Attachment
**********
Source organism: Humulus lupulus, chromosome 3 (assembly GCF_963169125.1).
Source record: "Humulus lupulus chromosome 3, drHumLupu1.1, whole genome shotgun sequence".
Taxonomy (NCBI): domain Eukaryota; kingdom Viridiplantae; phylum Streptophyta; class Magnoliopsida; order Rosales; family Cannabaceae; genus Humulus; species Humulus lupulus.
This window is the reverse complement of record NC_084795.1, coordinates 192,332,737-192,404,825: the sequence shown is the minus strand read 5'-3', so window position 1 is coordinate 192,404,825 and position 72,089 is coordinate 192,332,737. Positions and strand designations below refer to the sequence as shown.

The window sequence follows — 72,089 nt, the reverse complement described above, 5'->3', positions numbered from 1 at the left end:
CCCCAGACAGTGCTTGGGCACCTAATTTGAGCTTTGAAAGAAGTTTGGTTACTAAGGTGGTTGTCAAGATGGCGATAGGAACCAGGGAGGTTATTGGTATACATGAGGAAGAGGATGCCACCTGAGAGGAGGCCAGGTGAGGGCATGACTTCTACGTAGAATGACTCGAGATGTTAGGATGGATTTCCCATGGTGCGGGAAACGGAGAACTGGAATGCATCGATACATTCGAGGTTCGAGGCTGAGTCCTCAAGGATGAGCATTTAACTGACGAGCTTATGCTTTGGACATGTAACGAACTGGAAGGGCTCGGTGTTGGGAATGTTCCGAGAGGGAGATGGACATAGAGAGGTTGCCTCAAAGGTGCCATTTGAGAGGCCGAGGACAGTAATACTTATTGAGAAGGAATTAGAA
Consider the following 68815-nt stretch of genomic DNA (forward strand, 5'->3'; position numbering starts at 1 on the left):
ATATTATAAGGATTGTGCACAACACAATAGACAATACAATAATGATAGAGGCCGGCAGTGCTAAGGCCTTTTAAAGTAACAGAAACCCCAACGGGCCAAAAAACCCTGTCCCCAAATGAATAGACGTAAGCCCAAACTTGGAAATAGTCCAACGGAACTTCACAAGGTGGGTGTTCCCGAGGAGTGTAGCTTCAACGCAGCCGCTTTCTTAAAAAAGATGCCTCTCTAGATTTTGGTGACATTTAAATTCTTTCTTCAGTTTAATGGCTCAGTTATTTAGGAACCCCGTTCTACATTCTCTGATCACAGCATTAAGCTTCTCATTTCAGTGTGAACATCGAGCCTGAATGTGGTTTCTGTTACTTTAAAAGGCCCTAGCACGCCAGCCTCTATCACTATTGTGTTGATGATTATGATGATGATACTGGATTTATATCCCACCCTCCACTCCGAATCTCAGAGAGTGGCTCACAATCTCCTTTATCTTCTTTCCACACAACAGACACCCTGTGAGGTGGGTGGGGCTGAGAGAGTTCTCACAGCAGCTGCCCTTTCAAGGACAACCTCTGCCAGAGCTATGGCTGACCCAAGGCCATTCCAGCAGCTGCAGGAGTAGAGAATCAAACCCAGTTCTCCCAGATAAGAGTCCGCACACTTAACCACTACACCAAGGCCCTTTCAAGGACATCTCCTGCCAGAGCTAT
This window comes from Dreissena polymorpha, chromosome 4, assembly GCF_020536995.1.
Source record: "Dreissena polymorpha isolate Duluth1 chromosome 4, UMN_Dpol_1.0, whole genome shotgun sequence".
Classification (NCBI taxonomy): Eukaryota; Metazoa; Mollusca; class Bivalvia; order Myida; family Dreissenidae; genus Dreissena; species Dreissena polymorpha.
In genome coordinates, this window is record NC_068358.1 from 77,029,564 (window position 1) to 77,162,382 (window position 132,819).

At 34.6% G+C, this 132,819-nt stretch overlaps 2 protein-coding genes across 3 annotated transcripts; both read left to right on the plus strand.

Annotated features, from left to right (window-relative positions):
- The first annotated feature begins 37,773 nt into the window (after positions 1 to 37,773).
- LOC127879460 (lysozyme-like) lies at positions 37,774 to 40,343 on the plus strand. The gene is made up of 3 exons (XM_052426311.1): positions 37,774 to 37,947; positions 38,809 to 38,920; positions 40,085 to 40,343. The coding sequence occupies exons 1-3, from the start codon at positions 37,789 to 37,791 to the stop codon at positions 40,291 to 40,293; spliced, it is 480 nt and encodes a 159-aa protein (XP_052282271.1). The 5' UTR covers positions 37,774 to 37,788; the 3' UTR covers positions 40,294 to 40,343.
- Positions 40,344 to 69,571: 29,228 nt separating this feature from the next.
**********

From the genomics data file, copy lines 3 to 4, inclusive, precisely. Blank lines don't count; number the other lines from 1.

Taxonomy (NCBI): domain Eukaryota; kingdom Viridiplantae; phylum Streptophyta; class Magnoliopsida; order Rosales; family Cannabaceae; genus Humulus; species Humulus lupulus.
This window is the reverse complement of record NC_084795.1, coordinates 192,332,737-192,404,825: the sequence shown is the minus strand read 5'-3', so window position 1 is coordinate 192,404,825 and position 72,089 is coordinate 192,332,737. Positions and strand designations below refer to the sequence as shown.